Hostile intelligence agency involved in Lahore blast Punjab cm. Punjab’s top minister, Usman Budar, said that “hostile intelligence agencies” were involved in an explosion in Lahore’s Johar town last week, killing three people and injuring 24 others.
At a press conference in Lahore, Buzdar said the terrorists involved in the blast had been arrested during raids in the past four days.
The prime minister said he had gone to visit the wounded and ordered treatment. “The government of Punjab has assembled an investigation team. I am delighted to inform you that the investigation has been initiated by the Department of Counter-Terrorism (CTD) and the suspects have been identified within 16 hours. In four days, terrorists have been arrested in raids across the country.”
Buzdar called the arrest a “big success” for the Punjab government and thanked all the law enforcement agencies (LEA) for their efforts. “It turns out that hostile intelligence agencies providing financial assistance to this network were involved.” All high-profile cases have been tracked and suspects have been arrested, the prime minister added.
Punjab Police Commissioner Inam Ghani, providing details on the investigation, said that police attempted more than to identify the car used in the blast, and within hours, police contacted the owners of the car and obtained information. how they got it.
“In a matter of hours, we dug up the entire network and arrested [the suspect]. The lynchpins who prepared all of this, the people who prepared the car and the people who repaired it, and the people who filled the car with explosives were also arrested — us. has them all.
“We have close to 10 Pakistani citizens (male and female) involved in this and enforcing it.
Ghani also said that police have identified the protagonist of the explosion belonging to a hostile intelligence agency. “We have shared [information] with the federal government and intelligence agencies. A Joint Investigation Team (JIT) will be formed to investigate [the matter].”
The IGP has expressed hopes that the police will prosecute the case “in a good way”, bringing those involved to justice, saying police will investigate previous cases in which the suspects were implicated and the hostile intelligence agencies in which they were implicated.
He countered that the name of one of the suspects was placed on the fourth schedule, a list of individuals banned on charges of terrorism and/or sectarianism under the 1997 Anti-Terrorism Act (ATA).
Ghani said he had seen media reports that the car used in the explosion was hijacked in 2010. However, the car was retrieved after a few months and was later used on a “super bridge” (custody) owned by the owner. He added.
The car had “original license plates”, officials said. When asked about the suspect, the IGP revealed that he was originally from Khyber Pakhtunkhwa, but was born and raised in Punjab and spoke fluent Punjabi. When asked which country the hostile intelligence agency was from and if the agents were operating in Pakistan, he replied that it would be “not appropriate” to mention them.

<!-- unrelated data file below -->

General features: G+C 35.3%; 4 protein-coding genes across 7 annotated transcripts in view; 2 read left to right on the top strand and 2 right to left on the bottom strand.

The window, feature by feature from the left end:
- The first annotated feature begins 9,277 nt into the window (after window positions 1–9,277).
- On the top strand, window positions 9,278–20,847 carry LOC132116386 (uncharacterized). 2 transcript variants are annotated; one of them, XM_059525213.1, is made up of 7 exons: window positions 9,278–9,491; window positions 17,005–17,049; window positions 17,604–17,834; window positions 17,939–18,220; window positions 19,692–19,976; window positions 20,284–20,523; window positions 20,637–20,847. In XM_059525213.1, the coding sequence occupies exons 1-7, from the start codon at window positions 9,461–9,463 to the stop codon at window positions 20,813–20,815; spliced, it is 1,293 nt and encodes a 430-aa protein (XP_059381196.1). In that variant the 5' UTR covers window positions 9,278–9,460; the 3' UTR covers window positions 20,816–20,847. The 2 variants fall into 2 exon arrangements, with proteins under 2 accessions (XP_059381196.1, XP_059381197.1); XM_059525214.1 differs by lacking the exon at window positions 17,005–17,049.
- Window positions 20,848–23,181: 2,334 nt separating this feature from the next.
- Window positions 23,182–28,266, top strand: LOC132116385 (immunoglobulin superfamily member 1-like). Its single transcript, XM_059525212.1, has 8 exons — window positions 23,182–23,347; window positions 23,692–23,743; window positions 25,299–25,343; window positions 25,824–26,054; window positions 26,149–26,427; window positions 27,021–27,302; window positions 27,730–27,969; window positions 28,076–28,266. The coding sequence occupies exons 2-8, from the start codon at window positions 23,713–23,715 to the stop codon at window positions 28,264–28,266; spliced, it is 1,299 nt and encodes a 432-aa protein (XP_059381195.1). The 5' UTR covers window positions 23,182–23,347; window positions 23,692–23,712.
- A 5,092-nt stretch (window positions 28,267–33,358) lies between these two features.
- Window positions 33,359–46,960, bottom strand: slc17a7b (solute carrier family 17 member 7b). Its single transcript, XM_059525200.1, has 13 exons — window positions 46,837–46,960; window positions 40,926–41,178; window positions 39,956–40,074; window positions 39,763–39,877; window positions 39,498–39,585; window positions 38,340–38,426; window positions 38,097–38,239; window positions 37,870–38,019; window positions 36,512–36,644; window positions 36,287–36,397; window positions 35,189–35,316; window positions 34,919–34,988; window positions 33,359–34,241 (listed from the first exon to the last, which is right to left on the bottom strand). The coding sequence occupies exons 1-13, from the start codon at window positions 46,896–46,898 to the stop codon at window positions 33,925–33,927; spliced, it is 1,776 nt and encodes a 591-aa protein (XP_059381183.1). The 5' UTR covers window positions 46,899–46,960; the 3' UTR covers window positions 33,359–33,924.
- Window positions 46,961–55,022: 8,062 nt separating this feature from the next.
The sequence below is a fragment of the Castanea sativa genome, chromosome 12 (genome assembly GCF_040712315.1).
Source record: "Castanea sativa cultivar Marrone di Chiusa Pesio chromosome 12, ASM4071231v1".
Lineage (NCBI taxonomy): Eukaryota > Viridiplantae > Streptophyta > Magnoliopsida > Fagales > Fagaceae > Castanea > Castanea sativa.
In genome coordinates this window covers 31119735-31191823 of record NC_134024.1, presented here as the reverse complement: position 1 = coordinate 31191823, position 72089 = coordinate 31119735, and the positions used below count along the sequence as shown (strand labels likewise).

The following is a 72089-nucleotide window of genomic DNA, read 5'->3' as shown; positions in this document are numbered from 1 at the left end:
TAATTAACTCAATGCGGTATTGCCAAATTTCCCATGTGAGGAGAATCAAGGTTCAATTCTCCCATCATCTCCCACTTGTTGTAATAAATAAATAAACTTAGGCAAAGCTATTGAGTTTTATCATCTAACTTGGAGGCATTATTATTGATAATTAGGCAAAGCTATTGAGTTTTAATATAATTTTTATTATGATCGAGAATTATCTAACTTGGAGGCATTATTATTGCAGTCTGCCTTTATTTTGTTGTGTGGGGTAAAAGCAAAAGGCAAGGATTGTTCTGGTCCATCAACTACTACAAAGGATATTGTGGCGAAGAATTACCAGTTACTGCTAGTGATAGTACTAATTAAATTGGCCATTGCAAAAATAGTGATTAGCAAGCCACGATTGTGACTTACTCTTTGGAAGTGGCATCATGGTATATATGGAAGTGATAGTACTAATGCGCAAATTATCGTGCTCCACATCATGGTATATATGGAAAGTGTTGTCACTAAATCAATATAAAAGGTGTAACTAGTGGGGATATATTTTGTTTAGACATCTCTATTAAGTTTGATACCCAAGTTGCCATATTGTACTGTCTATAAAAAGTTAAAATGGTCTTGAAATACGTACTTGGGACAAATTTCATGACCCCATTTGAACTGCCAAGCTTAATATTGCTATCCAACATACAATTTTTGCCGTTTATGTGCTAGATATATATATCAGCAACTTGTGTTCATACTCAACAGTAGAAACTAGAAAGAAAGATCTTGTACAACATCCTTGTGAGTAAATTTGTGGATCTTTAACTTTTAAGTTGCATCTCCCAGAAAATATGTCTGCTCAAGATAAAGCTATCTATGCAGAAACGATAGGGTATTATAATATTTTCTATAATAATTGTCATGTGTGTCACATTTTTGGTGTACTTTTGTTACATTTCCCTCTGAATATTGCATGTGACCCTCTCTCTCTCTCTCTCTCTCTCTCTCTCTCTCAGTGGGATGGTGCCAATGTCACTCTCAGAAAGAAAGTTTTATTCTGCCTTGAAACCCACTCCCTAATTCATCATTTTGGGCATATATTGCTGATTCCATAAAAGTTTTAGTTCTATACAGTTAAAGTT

“These hostile agencies cannot enter Pakistan because of the way our agency and immigration [department] work. They look for agents from countries in the Middle East. So no one from outside agencies will come and attack them.”
When asked whether a threat alert had been issued before the explosion, Chief Minister Buzdar said that a threat alert was issued regularly, but no threat alert was issued for the town of Johar. He said he had previously announced that compensation was being offered and that the process was being completed in this regard.
On another question, the IGP added that no one reported the car, saying police had full video from the day of the explosion. “The target was two identical police pickets and our people were injured. No one reported that there was a car there and alerted the police. When the car entered Punjab, it had the original license plate and there was nothing in the car.
If you start checking, [the number of cars running on the highway] will be cut in half.” Ghani said police have been successful in stopping 20 to 25 attacks each year. When asked if any family members had contacted the police before the explosion, he said, “This is all speculation. The family didn’t come to us. The police bodyguards didn’t get all the information you mention. This is all speculation.”
The IGP asked whether a large-scale network was active against Pakistan, and he replied that “all hostile agencies are constantly working against Pakistan and trying to embarrass them.” “There was an explosion at the plenary session of the Financial Action Task Force (FATF),” he said. “The primary goal was to embarrass Pakistan, but that didn’t happen.”
“Not only did we succeed in uncovering the suspects, but we also had a clear relationship with hostile intelligence agencies,” he concluded. “We hope that our agency and the Ministry of Foreign Affairs will contact them and bring them to justice.”
On Wednesday, a powerful explosion near the home of Jamaatud Dawa chief Hafiz Saeed in Johar town of Lahore killed three people and injured 24 people, including a police bodyguard.
Six-year-old Abdul Haq, his father Abdul Malik, 50, and a young passerby died in an explosion that left a four-foot and eight-foot-wide crater on the road, damaging several houses and shops nearby.
Citing intelligence and surveillance personnel, a report submitted to the prime minister confirmed that the explosion was carried out via remote control. It caused serious damage to seven nearby homes and some shops, and police were awaiting forensic reports to ascertain the nature of the explosives used.